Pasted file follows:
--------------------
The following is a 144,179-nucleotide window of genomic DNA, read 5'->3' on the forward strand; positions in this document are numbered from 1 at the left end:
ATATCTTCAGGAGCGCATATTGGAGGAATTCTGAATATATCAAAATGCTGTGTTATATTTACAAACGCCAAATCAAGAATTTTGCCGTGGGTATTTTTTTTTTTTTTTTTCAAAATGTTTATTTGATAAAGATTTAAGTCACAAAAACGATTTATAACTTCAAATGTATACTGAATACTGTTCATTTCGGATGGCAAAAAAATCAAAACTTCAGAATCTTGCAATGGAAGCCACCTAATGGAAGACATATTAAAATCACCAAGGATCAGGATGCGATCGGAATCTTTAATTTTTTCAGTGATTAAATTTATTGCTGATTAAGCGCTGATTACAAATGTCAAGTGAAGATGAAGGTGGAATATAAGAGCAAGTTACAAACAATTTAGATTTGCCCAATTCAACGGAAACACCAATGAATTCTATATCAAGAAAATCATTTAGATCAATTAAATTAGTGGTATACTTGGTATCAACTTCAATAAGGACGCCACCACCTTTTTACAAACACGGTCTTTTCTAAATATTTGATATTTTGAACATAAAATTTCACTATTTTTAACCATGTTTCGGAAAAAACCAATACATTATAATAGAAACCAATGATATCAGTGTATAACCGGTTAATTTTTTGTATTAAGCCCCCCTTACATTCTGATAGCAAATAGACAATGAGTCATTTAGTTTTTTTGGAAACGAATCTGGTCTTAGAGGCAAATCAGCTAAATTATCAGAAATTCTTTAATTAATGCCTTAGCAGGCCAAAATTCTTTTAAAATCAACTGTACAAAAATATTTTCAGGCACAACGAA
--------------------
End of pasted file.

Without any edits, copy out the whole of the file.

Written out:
The following is a 144,179-nucleotide window of genomic DNA, read 5'->3' on the forward strand; positions in this document are numbered from 1 at the left end:
ATATCTTCAGGAGCGCATATTGGAGGAATTCTGAATATATCAAAATGCTGTGTTATATTTACAAACGCCAAATCAAGAATTTTGCCGTGGGTATTTTTTTTTTTTTTTTTCAAAATGTTTATTTGATAAAGATTTAAGTCACAAAAACGATTTATAACTTCAAATGTATACTGAATACTGTTCATTTCGGATGGCAAAAAAATCAAAACTTCAGAATCTTGCAATGGAAGCCACCTAATGGAAGACATATTAAAATCACCAAGGATCAGGATGCGATCGGAATCTTTAATTTTTTCAGTGATTAAATTTATTGCTGATTAAGCGCTGATTACAAATGTCAAGTGAAGATGAAGGTGGAATATAAGAGCAAGTTACAAACAATTTAGATTTGCCCAATTCAACGGAAACACCAATGAATTCTATATCAAGAAAATCATTTAGATCAATTAAATTAGTGGTATACTTGGTATCAACTTCAATAAGGACGCCACCACCTTTTTACAAACACGGTCTTTTCTAAATATTTGATATTTTGAACATAAAATTTCACTATTTTTAACCATGTTTCGGAAAAAACCAATACATTATAATAGAAACCAATGATATCAGTGTATAACCGGTTAATTTTTTGTATTAAGCCCCCCTTACATTCTGATAGCAAATAGACAATGAGTCATTTAGTTTTTTTGGAAACGAATCTGGTCTTAGAGGCAAATCAGCTAAATTATCAGAAATTCTTTAATTAATGCCTTAGCAGGCCAAAATTCTTTTAAAATCAACTGTACAAAAATATTTTCAGGCACAACGAA